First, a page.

Where is Mahabalipuram?
How will you gain access?
The closest airport is located in Chennai at a distance of 60 km from Mahabalipuram. Both the international and domestic terminals are located here. Chengalpattu (29 km) is the nearest railway station. By road, Mahabalipuram is well-connected to places like Chennai, Kanchipuram, Pondicherry, and Tirukkalikundram.
What does it signify?
Mahabalipuram is internationally renowned for its series of splendid Rathas (Chariots) and the magnificently carved relief Arjuna’s Penance. The Shore Temple attracts a huge number of travellers and devotees from all across the globe. The temple houses shrines of both Lord Shiva and Lord Vishnu. Mahabalipuram had already become known widely as a pilgrimage center when Mamalla made it into a seaport and began erecting rock-carved temples. It was this very city from where the Indian colonists migrated to southeast Asia. Most of the structures lay beneath the sands. The monuments saw their ill fate after the fall of the Vijayanagar Empire. The monuments found great patrons in the Cholas and their successors. But after the 17th century, the monuments fell upon bad times. In 1788 the monuments were noticed by William Chamber, an English visitor. It was only after this that some experts of antiquities from Madras gave it a thought. And finally, Collin Mackenzie dug out some of the monuments. Afterward, he and his assistants gathered other interesting relics of the past.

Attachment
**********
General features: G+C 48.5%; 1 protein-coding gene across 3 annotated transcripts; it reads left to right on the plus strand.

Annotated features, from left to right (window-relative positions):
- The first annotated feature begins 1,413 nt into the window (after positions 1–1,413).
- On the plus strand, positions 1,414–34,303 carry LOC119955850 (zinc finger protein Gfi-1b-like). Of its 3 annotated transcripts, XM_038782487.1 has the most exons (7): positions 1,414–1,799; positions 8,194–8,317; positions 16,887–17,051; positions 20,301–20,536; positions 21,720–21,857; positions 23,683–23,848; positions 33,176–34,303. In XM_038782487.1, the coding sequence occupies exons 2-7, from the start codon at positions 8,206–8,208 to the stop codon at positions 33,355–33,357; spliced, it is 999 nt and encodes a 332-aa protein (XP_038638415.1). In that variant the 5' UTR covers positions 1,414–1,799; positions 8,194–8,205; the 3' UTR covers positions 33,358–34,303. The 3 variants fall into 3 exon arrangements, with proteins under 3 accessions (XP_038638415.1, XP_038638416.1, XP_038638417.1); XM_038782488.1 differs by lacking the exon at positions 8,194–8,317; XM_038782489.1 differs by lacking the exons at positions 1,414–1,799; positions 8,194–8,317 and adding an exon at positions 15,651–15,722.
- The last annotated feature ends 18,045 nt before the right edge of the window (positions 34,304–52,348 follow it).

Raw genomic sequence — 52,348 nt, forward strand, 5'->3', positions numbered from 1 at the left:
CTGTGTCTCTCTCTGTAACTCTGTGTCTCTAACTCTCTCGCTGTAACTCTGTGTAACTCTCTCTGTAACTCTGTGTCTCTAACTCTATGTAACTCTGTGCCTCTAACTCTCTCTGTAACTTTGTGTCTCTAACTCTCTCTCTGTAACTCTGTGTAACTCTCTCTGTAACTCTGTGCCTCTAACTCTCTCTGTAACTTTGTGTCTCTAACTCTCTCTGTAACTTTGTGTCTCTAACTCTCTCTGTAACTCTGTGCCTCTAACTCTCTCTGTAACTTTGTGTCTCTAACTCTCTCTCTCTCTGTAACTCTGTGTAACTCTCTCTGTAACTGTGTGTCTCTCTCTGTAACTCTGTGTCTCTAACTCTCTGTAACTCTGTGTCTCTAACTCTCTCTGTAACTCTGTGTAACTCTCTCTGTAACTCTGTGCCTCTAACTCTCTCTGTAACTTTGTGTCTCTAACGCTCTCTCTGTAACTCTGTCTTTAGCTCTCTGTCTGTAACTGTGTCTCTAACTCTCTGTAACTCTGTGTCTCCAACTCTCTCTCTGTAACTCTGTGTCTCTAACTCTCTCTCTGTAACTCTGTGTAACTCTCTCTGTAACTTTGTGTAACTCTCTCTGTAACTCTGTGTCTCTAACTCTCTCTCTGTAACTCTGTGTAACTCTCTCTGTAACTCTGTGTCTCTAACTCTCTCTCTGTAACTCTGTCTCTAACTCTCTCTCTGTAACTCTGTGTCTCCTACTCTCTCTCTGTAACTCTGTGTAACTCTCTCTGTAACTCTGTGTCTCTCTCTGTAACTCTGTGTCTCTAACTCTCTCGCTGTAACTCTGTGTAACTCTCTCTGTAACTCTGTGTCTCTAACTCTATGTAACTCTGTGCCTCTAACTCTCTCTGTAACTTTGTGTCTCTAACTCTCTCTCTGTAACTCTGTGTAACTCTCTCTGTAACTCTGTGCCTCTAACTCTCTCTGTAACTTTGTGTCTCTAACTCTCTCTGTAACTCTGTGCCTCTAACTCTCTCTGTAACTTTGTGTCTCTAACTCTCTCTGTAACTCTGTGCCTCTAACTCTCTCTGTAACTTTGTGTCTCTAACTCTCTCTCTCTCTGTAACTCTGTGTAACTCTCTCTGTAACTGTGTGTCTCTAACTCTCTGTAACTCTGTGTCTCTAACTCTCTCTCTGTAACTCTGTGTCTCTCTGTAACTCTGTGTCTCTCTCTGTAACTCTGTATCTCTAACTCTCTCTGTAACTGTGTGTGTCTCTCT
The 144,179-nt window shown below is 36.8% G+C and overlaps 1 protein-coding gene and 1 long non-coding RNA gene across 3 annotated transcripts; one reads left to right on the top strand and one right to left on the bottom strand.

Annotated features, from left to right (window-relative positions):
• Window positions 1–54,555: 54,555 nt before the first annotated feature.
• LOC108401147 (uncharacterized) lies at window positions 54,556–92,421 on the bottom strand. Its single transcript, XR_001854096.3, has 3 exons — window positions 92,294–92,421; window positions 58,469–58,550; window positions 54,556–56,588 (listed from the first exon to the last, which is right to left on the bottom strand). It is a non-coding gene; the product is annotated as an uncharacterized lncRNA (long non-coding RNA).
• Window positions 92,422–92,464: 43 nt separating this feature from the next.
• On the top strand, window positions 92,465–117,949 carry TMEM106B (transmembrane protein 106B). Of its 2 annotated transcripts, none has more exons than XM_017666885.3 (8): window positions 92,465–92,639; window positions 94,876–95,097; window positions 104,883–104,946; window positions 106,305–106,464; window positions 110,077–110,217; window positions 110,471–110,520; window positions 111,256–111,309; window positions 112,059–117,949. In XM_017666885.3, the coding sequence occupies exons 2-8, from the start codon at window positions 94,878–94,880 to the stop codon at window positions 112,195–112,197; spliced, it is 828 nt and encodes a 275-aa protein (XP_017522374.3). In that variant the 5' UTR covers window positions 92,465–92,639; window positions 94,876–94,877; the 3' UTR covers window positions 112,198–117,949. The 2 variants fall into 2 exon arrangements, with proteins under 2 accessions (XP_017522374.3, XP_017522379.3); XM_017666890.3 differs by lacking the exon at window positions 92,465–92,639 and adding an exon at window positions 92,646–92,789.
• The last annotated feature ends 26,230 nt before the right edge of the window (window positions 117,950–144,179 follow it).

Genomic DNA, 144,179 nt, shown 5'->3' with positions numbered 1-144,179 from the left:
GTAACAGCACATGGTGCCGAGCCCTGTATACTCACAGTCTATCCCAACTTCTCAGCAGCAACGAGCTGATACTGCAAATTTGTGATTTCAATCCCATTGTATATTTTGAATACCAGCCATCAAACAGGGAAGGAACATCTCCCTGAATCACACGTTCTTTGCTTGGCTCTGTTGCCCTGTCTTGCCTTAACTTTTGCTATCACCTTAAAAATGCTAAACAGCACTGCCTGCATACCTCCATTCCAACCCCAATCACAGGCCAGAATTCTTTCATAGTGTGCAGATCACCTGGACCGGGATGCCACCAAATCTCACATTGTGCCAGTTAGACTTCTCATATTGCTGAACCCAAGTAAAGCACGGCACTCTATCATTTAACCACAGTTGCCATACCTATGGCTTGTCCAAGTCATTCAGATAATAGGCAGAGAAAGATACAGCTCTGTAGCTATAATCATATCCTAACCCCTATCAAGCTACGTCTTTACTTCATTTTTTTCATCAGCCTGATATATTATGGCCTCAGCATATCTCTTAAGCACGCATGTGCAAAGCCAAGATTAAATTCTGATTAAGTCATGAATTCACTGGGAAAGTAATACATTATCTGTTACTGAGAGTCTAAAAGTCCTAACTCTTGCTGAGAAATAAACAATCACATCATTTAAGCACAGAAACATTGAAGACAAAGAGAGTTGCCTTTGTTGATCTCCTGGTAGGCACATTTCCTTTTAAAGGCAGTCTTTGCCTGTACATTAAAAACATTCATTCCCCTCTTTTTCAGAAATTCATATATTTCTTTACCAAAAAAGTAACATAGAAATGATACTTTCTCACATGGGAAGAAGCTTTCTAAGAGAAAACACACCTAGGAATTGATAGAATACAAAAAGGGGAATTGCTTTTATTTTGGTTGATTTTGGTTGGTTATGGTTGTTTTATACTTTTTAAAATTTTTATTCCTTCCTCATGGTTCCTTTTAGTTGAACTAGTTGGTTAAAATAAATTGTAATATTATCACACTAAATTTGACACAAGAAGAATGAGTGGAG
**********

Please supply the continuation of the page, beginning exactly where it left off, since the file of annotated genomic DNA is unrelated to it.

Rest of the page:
What beckons devotees?
Arjuna’s Penance is an enormous relief made on two gigantic boulders. Measuring 27 m in length and 9 m in height, it is perhaps the largest bas-relief in the world. There is a cleft in the rock depicting the descent of the Ganga. The Ganga was brought to earth by King Bhagiratha to save his sinful ancestors. It is a whole world in itself, attracting a myriad of visitors and devotees.
Rathas or Chariots
At the southern end of Mahabalipuram, lie a group of exquisite Rathas amidst the Casuarina trees. Being five in number, these chariots are also termed as the ‘PaanchPandavaRathas’. Four out of five are carved out of a single rock.
The Shore Temple is known worldwide for its splendid architecture. The rock-cut shrines are fine examples of the Pallava architecture. The Shore Temple, the landmark of the city, was designed in such a way so as to catch the first rays of the rising sun and illuminate the waters after dark. The sanctum sanctorum enshrines Lord Vishnu.
The city of Mahabalipuram ropes in several thousands of visitors on account of its beautiful rock-cut shrines. The Varaha Cave enshrines incarnations of Varaha (boar) and Vamana (Dwarf). The four panels of the famous Pallava doorkeepers are worthy of notice. There are a number of other cave-shrines that truly deserve a visit.
What is the best time?
Summers are hot in Mahabalipuram, with a temperature rising to a maximum of 35 degrees centigrade. The minimum temperature of the city records 19 degrees centigrade. Between October and March is the best time to visit the sacred city of Mahabalipuram.